Governments should tax sweetened drinks and food as part of their efforts to combat the dangers to health posed by sugar.
So says a commentary, published on Thursday in the journal Nature as part of a widening debate among doctors and policymakers about food fiscality and health.
Around 35 million people die each year of non-communicable diseases such as heart disease, cancer and diabetes and a wave of obesity is unfurling from rich countries to developing economies, say three US academics who authored the piece.
Tobacco and alcohol are already regulated by governments to protect public health, "but one of the primary culprits behind this worldwide health crisis (is) unchecked," they say.
A levy on added sugars would help meet the growing costs of meeting sugar-related health problems and discourage consumption, they suggest.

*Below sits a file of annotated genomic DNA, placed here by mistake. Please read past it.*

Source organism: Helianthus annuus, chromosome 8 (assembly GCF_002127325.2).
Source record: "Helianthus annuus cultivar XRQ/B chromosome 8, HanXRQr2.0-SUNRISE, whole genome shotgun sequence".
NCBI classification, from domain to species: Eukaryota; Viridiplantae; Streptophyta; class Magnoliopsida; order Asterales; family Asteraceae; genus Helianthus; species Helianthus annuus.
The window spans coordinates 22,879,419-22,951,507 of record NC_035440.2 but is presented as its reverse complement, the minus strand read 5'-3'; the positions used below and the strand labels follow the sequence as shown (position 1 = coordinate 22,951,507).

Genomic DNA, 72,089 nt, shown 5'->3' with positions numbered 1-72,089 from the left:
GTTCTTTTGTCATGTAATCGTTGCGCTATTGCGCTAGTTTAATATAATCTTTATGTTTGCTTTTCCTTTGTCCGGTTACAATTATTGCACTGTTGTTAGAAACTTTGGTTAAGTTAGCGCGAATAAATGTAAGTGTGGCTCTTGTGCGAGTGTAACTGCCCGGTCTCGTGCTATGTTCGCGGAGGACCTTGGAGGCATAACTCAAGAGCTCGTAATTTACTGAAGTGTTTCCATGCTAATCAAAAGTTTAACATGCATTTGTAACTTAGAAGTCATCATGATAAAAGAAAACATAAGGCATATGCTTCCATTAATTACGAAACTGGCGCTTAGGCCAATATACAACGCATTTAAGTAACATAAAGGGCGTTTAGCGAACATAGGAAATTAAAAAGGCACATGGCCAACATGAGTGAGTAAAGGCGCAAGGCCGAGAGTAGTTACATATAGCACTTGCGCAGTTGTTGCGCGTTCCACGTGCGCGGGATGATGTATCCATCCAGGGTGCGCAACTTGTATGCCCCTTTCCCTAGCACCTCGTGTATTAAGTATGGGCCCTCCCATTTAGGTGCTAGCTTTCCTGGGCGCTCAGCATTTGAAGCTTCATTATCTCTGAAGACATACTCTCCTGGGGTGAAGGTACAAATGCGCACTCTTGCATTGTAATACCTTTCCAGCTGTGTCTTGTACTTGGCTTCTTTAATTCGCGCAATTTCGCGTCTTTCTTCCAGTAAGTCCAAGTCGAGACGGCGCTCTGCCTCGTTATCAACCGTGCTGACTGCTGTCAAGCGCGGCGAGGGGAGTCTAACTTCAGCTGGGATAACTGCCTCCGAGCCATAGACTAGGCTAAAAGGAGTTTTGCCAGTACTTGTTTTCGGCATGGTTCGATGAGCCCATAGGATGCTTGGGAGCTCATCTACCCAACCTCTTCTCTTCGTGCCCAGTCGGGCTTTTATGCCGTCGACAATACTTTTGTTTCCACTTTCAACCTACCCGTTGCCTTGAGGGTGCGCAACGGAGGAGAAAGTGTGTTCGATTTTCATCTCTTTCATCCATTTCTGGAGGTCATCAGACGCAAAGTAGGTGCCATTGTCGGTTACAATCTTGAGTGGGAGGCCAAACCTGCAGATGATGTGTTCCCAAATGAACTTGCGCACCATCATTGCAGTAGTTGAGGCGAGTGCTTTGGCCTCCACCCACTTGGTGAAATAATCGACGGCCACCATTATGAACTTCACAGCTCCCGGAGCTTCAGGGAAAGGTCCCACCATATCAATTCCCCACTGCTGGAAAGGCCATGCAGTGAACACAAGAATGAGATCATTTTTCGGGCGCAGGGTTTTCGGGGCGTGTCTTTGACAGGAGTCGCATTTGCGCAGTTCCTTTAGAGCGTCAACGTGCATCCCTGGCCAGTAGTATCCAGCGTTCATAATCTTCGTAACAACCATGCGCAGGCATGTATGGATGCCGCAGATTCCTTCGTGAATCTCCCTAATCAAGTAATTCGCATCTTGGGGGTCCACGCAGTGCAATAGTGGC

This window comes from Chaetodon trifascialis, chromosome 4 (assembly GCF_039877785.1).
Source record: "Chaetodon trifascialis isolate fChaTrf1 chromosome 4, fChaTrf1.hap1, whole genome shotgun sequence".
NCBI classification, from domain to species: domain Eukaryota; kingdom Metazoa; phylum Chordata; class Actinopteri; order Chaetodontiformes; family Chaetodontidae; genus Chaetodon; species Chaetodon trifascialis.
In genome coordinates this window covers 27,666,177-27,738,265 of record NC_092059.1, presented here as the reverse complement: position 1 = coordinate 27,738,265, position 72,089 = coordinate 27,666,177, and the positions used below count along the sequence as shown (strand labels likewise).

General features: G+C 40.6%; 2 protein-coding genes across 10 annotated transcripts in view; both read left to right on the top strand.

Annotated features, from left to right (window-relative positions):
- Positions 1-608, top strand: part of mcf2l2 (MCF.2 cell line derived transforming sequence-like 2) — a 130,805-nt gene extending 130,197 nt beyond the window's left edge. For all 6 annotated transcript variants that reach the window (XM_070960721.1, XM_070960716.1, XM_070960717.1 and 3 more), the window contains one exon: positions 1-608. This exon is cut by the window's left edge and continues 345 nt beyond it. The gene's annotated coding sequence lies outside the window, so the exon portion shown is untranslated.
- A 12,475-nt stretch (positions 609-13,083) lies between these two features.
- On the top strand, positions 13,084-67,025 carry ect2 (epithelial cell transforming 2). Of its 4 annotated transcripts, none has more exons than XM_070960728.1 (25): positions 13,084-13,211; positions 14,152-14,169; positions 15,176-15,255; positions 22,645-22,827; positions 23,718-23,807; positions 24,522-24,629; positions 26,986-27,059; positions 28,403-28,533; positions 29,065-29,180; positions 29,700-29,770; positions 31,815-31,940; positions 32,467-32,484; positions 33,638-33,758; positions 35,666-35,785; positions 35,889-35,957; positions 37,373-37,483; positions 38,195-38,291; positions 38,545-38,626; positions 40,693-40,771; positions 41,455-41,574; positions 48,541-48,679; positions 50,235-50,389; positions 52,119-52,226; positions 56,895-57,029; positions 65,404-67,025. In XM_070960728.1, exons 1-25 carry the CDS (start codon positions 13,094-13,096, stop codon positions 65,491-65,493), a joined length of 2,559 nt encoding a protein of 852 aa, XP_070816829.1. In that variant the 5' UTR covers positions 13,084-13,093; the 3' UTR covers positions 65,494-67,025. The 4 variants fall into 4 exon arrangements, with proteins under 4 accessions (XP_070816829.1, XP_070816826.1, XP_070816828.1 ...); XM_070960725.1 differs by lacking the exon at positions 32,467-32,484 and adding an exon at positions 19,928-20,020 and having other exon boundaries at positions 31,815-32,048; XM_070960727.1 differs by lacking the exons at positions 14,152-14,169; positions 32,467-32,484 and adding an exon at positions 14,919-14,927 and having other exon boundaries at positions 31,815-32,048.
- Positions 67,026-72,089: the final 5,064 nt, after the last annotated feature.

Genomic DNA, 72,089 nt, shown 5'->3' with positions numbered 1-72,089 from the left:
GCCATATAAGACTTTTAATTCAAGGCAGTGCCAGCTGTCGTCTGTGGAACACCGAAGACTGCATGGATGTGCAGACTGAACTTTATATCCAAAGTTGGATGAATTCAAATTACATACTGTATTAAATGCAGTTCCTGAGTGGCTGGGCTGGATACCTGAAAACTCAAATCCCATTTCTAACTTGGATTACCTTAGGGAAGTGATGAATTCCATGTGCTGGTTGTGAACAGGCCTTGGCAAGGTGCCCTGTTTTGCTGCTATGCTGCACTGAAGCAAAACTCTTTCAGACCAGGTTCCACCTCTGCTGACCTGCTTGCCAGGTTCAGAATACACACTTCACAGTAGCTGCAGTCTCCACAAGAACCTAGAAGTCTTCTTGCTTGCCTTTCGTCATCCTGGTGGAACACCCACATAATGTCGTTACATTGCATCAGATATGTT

In the United States, the government is currently considering a soda tax that would raise the price of a can of fizzy drink by around 10-12 US cents, bringing in some 14 billion dollars a year of revenue.
But "statistical modelling suggests that the price would have to double to significantly reduce soda consumption -- so a one-dollar can should cost two dollars," say the trio.
Other suggestions include restricting the sale of added-sugar food and drinks in schools and letting states curb the number of fast-food outlets and convenience stores in poorer neighbourhoods and provide incentives to set up grocery stores and fresh-food markets.
The authors are pediatrics and obesity specialist Robert Lustig and health policy researchers Laura Schmidt and Claire Brindis, all at the University of California at San Francisco.
Consumption of sugar worldwide has tripled in the past 50 years, adding hugely to daily average colorie intake, especially in the United States.
More and more scientific evidence, says the commentary, suggests chronic sugar consumption has a slow-moving, complex but devastating role in metabolic syndromes such as hypertension and diabetes.
This class of diseases cost the US alone 65 billion dollars a year in lost productivity and 150 billion in medical care, it says.